Details of successful prosecution against E243411
The defendant company held duties under s.19(1) of the Work Health and Safety Act 2011. The business involved undertaking concrete laying.
On 1 June 2017 on instruction from the defendant company’s owner/sole director a 19-year-old apprentice purchased a new Makita HS7600SP 185mm circular saw which he was to use to rip cut six metre lengths of radiata pine framing timber in half lengthwise. On return to the defendant’s workplace neither the owner/sole director nor any other workers were present.
The apprentice placed the lengths of timber between two utilities that were parked on site. He did not secure or clamp the timber to be cut. After cutting the first length of timber and whilst cutting the second length of timber it started to shift off the edge of the utility. As he reached down to grab the length of timber with his left hand to prevent it moving further or falling, the saw blade came in to contact with his hand and the blade cut across the palm of his left hand from his little finger to the base of his thumb. He sustained a deep laceration to his left hand across his palm cutting nerves and bones in his hand and underwent 10 surgical procedures to treat his injuries. At the time of sentence he remained on WorkCover.
At the commencement of his employment the apprentice was given a brief verbal instruction/induction only. He did not receive specific instructions or training from the defendant in relation to the operation of the saw he was using at the time. He was not instructed or advised to, or how to, secure the timber by use of clamps or other means nor as to the availability of, and how to use, a saw horse/s or frames to support the timber.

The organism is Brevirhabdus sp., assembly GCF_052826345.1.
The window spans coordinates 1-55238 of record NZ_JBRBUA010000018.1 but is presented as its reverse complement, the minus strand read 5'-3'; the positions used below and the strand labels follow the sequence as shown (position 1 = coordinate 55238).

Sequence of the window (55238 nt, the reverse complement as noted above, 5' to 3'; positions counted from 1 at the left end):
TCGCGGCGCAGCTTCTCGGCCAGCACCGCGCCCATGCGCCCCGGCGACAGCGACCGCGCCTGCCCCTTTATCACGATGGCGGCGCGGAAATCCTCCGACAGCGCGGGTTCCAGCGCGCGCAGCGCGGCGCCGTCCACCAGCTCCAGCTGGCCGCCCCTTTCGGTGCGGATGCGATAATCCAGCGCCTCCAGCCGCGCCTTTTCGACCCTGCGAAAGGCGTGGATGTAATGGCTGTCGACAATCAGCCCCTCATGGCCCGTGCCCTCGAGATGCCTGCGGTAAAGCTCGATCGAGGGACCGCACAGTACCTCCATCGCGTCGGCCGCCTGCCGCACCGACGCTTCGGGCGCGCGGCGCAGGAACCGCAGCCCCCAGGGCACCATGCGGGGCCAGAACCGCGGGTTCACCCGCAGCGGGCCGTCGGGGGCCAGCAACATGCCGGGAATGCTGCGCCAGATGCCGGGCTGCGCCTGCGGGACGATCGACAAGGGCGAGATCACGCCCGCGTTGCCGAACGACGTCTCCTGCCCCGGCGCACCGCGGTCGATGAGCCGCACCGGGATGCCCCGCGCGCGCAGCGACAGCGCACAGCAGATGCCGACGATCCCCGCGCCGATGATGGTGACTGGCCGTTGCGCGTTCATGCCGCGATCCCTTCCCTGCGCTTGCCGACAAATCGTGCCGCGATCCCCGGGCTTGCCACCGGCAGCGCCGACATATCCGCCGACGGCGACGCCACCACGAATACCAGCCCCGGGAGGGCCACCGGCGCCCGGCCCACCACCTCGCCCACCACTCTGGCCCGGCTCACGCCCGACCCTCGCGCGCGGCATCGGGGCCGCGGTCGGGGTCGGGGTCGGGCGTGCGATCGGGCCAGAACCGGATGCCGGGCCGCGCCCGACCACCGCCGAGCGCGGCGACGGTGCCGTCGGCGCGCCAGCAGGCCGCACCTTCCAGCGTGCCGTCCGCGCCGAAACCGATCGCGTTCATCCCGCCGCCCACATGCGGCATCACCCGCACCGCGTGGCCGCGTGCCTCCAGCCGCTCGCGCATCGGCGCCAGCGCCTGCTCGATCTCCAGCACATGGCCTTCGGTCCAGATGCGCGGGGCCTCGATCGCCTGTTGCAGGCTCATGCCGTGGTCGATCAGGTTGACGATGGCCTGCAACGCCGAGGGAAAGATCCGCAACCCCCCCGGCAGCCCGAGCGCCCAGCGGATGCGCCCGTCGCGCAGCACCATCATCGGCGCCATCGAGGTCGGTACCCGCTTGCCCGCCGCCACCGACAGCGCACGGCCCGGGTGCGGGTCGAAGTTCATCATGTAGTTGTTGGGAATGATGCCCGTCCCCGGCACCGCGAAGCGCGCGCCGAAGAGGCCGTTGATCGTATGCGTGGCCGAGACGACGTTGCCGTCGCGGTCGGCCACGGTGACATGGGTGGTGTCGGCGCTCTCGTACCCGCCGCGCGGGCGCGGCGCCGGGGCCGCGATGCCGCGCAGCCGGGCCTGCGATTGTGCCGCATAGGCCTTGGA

The defendant company pleaded guilty in the Toowoomba Magistrates Court to breaching s.32 of the Work Health and Safety Act 2011, having failed to meet its work health and safety duties, and was sentenced on 10 May 2019.
Magistrate Carroll fined the defendant $75,000 and ordered professional and court costs totalling $1,095.80. The court ordered that no conviction be recorded.
In reaching a decision, the Magistrate noted the probability of risk was “very high, was identifiable, obvious and foreseeable” and the measures that could have been adopted to address the risk were well known and easily implemented.
In deciding penalty, Magistrate Carroll took into account the defendant had not been prosecuted previously for any work health and safety breach, co-operated with the investigation and entered a timely plea of guilty.
The decision has been published on the Supreme Court Library Queensland website.
- Date of offence:
- Lacerations to palm of left hand
- Toowoomba Magistrates Court
- Magistrate Carroll
- s.32 of the duty under s.19(1) Work Health and Safety Act 2011
- Decision date:
- $75,000 fine
- Maximum Penalty:
- Conviction recorded:
- CIS event number:
- Last updated
- 26 July 2019
We'd love your feedback
Codes of Practice are now an enforceable standard to manage hazards and risks
A Work Health and Safety inspector may refer to an approved code of practice when issuing an improvement or prohibition notice.